As of svn rev 4807, src/system.c has an experimental implementation of POSIX shared memory. It is
similar to the already existing implementation of MMAP shared memory, but uses POSIX shm_open()
instead of directly mmapping the .xxx.SHM file.
There are several benefits to using POSIX shared memory:
1) on MacOS, the (unchangable?) maximum SYSV shared memory is about 2 Mbytes, too small for most
MIDAS experiments. POSIX shared memory does not seem to have such a limit;
2) on Linux, when using SYSV shared memory, the .xxx.SHM files are tied to the shared memory keys
using ftok(). If the .xxx.SHM files are located on an NFS-mounted filesystem, ftok() has been observed
to malfunction and return the same key for different shared memory buffers, causing mighty confusing
behaviour of MIDAS. (while "man ftok" discusses a theoretical possibility for such collisions, I have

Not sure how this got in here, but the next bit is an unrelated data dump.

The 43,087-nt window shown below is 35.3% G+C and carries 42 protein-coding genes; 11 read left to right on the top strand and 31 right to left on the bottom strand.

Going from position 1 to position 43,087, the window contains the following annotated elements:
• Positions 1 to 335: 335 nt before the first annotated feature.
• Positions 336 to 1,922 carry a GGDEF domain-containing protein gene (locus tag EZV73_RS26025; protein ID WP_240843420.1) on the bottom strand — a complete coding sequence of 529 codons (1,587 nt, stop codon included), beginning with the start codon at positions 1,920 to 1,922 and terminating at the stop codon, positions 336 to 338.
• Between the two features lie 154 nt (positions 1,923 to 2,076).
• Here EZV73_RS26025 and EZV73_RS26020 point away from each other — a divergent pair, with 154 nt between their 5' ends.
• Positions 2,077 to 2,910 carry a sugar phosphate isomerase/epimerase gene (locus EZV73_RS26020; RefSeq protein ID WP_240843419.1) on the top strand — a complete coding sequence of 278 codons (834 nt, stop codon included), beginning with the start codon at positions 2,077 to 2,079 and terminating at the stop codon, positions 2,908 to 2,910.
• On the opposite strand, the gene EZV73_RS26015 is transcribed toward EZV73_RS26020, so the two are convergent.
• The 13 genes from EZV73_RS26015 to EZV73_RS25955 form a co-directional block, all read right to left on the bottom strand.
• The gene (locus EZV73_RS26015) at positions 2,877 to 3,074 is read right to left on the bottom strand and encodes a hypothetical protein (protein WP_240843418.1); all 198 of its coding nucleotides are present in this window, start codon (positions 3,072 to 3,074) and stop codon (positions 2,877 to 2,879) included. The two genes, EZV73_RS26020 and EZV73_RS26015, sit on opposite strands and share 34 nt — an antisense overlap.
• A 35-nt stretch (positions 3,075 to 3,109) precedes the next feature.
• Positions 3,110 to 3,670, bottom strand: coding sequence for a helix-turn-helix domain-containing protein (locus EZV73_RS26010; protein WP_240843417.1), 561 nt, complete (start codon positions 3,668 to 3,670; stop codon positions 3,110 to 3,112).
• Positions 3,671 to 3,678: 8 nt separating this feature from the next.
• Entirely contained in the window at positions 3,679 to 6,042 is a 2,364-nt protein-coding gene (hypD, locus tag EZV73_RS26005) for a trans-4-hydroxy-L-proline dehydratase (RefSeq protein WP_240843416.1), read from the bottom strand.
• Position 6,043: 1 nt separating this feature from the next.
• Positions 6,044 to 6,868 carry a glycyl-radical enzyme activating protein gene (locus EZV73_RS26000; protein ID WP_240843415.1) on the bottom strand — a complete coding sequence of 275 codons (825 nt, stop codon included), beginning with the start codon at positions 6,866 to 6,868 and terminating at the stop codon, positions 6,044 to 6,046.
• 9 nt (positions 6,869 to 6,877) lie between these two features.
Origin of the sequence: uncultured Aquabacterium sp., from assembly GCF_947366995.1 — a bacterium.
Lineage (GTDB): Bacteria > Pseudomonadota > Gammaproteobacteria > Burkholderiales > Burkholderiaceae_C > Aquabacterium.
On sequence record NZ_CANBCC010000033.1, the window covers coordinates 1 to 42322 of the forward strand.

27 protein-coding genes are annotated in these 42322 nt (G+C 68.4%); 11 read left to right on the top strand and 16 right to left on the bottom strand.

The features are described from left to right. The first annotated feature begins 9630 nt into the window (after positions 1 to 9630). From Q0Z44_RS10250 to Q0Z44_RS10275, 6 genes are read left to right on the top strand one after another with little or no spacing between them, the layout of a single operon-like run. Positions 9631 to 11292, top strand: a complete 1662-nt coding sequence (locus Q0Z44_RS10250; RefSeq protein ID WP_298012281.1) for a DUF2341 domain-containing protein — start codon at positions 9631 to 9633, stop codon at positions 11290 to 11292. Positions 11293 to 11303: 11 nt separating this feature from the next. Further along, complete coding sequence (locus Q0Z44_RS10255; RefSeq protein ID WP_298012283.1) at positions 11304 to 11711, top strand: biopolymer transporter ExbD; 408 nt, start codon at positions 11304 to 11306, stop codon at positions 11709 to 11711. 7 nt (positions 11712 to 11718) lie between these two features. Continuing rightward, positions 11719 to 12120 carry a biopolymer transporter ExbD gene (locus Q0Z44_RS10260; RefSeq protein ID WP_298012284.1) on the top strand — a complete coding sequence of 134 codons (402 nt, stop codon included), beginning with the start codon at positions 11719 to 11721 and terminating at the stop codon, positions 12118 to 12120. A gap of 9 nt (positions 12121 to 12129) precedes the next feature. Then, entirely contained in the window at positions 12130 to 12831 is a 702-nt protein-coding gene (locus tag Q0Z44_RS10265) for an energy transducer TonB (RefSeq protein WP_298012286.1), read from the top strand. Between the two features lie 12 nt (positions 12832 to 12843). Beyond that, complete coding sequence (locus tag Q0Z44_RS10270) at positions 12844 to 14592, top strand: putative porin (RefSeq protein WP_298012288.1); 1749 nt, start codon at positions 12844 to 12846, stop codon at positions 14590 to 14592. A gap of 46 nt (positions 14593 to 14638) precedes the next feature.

observed ftok() collisions first hand on a running experiment and it cost us several hours to understand
why all the events go into the wrong event buffers). The present POSIX shared memory implementation
does not have such a problem.
This implementation has received limited testing on Linux and MacOS, and it is now the default shared
memory implementation on MacOS. Linux continues to use SYSV shared memory (ipcs & co). Windows
uses it's own implementation of shared memory (same as mmap, the best I can tell).